The making and circulation of weapons, typically easily monetized and measured, are only one way to think through the cost of war and the character of its economies. There is a second dimension to the productive power of toxic invisibility for war-makers as well. Because so much around depleted uranium is deliberately mystified and withheld – a pattern that is at odds with how militaries often conspicuously celebrate the power of their weapons systems—military and political authorities have also been able to deny claims about its most pernicious toxic effects. While all war results in long lasting environmental, infrastructural, and embodied suffering, toxic weapons produce consequences that are particularly devastating and long lasting. Given their molecular qualities and the scientific and medical difficulty in linking particular cases of exposure to illness, and especially because they mete out their violence over years and decades—slow violence—the damage they do often persist well after that last bombs were dropped.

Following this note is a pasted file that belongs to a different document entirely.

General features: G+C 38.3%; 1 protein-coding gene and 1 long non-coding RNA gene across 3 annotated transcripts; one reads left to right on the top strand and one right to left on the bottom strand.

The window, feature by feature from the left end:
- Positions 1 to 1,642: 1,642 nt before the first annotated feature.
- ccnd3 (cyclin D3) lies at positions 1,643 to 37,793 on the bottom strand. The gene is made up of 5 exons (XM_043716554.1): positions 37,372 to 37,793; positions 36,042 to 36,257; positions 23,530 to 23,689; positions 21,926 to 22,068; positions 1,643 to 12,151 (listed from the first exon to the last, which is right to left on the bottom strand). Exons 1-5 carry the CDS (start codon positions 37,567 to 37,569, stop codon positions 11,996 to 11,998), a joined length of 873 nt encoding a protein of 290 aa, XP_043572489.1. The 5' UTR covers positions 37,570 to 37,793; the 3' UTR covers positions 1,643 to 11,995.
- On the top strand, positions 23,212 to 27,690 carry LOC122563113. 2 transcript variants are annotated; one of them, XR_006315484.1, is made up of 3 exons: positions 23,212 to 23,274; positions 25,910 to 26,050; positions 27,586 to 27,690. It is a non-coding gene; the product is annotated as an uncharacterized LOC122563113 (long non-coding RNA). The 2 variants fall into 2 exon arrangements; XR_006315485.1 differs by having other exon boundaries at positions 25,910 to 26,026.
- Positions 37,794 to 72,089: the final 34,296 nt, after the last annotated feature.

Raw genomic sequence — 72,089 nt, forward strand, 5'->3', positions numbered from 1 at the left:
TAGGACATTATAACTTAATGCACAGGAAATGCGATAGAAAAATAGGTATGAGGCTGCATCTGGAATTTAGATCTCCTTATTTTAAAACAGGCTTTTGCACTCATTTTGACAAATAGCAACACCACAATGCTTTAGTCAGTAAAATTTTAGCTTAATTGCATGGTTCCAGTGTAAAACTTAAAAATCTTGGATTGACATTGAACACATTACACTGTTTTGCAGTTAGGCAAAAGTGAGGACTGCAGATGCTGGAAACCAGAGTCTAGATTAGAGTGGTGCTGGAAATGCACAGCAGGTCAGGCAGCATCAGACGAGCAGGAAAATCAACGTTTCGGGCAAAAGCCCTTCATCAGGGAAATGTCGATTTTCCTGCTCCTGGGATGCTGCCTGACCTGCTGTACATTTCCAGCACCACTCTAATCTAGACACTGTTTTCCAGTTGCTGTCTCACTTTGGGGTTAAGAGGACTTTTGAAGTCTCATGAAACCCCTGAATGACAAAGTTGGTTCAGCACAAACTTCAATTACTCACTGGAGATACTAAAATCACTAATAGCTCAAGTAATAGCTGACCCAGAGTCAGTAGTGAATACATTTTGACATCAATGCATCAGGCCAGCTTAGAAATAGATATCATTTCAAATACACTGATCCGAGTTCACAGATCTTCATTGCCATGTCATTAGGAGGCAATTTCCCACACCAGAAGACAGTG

In spite of the Pentagon’s efforts to obscure the scale of the use of depleted uranium weapons in Iraq and elsewhere as well as what amounts to obstruction of investigation into DU’s effects, Iraqi scientists and doctors, often assisted by global observers, have documented some of health and environmental damage done. The environmental and health impact has been significant and generational. In the face of extensive epidemiological and other evidence, the US military, alongside its allies that employ it in battle as well, deny the toxic dangers of DU weapons. Whatever the arguments put forward by other observers that DU’s hazardous effects are yet unproven, and there are many, claims of uncertainty are not driven by science, but by politics.[9] The evidence that DU causes health and environmental calamity is overwhelmingly understood to be true except to those who have an interest in believing otherwise.